February 17, 2020 Special Dispatch No. 8565

Russian Social Philosopher Tsipko: Neo-Stalinism Is A Threat To Russian National Security

February 17, 2020
Russia | Special Dispatch No. 8565

Social philosopher and political scientist Dr. Aleksandr Tsipko, a senior  researcher, at the Russian Academy of Science's Institute of Economics, is not hesitant about taking controversial positions. While most of Russia was elated by the 2014 annexation of Crimea, he opposed it. While warning about regime neo-Stalinism, he also condemned  a leading opposition activist, Alexei Navalny as another Lenin.

Here he wades into another controversial topic ­– Russia's responsibility for the Second World War. This has recently been in the news in exchanges between Poland and Russia on the subject,[1] and the issue also surfaced when French President Emanuel Macron accused Russia of rewriting history.[2] In an article titled "Soviet myths: why it is time to abandon the idea of unity of Russians and Ukrainians­­-- The truth about the USSR, which people fear to say aloud," Tsipko explores the reason why the various protagonists have failed to move on from the subject. While he agrees that countries such as France and Poland, who participated in the rape of Czechoslovakia are hypocritical, and that Vlodomyr Zelenski, the Ukrainian President is playing fast and loose with history, the main issue is that Russia under Putin is jettisoning the anti-Communist legacy of Gorbachev's perestroika, and justifying the crimes of Stalin. In this situation, Russia will continue to be hated, and will inspire defensive alliances against her. Tsipko's article follows below:[3]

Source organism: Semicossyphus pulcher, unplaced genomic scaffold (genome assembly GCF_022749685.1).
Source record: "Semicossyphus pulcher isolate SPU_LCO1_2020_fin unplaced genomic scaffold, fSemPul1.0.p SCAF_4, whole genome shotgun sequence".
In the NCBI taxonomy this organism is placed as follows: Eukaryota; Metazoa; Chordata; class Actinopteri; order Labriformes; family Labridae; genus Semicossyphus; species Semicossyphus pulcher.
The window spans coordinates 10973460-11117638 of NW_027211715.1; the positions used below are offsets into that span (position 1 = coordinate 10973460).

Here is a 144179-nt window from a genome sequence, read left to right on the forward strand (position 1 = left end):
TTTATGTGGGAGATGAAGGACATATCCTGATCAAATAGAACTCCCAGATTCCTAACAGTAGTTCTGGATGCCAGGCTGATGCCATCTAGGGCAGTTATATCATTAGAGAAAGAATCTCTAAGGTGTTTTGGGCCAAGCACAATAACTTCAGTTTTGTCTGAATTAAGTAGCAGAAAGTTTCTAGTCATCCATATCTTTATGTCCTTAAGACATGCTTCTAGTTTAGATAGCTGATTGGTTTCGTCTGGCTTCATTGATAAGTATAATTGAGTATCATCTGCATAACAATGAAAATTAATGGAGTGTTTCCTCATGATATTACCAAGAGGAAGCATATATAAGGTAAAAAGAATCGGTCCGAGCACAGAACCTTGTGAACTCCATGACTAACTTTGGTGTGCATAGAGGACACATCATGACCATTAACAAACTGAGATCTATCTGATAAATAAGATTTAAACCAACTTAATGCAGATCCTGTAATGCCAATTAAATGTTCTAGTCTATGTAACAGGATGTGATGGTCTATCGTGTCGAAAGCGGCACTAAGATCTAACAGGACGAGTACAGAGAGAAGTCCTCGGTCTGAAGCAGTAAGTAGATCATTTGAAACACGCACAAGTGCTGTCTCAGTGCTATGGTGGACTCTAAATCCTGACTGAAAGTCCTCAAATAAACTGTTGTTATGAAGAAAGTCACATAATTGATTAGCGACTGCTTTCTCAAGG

Tsipko (Source:

The Russian political elite is still in a shock after the Vlodomyr Zelensky’s speech [he gave] during the plenary meeting of the Polish and Ukrainian delegations (Warsaw, January 28, 2020). After the so-called "revolution of dignity" in 2013 the anti-Russian rhetoric [which appeared] in speeches of Ukraine’s President was never that strong as in Zelensky’s speech at this meeting. Vlodomyr Zelensky, on whom the Russian leadership place so many hopes, surpassed [his predecessor] Petro Poroshenko himself in his anti-Russianness [anti-Russian rhetoric]. In his speech at a meeting with the President of Poland, he made it clear that from his perspective, the USSR was one of the parties guilty of unleashing World War II, and that the "criminal conspiracy of the totalitarian regimes" [of] Hitler and Stalin "allowed the Nazis to commit the Holocaust." And, as Zelensky said, the choice for an independent Ukraine lies with Poland " to move into the future with an open heart."

In my opinion, all these 'oohs' and 'groans” about Zelensky’s aggressive anti-Russianness are caused primarily by the fact that the Russian Federation's political elite, that appeared in 1991, still fails to understand the real reasons behind the collapse of the Slavic Russian world and the original anti-Russian nature of independent Ukraine. And, secondly, due to the fact that she [political elite] cannot decide of "which" USSR is the Russian Federation the lawful successor:  is it Stalin's Soviet Union or the anti-Stalinist Soviet Union of [Gorbachev's] Perestroika[4]. Our current political elite has forgotten that the USSR value system USSR during Perestroika was radically different from traditional Soviet values. The current political elite's fear of seeing the truth about the USSR, about its foreign policy, and the fear of uttering this truth out loud is responsible for the failure to overcome the Soviet era's legacy.

Likewise, the failure to overcome Soviet myths is responsible for the image of Ukraine, which lives on in the minds of our political elite about Russians and Ukrainians being a divided people and as "brothers forever". Even prior to the 1917 revolution, historians who studied the nature of Ukrainian separatism warned that if Ukraine became autonomous, then it would inevitably turn into an anti-Russian country very quickly.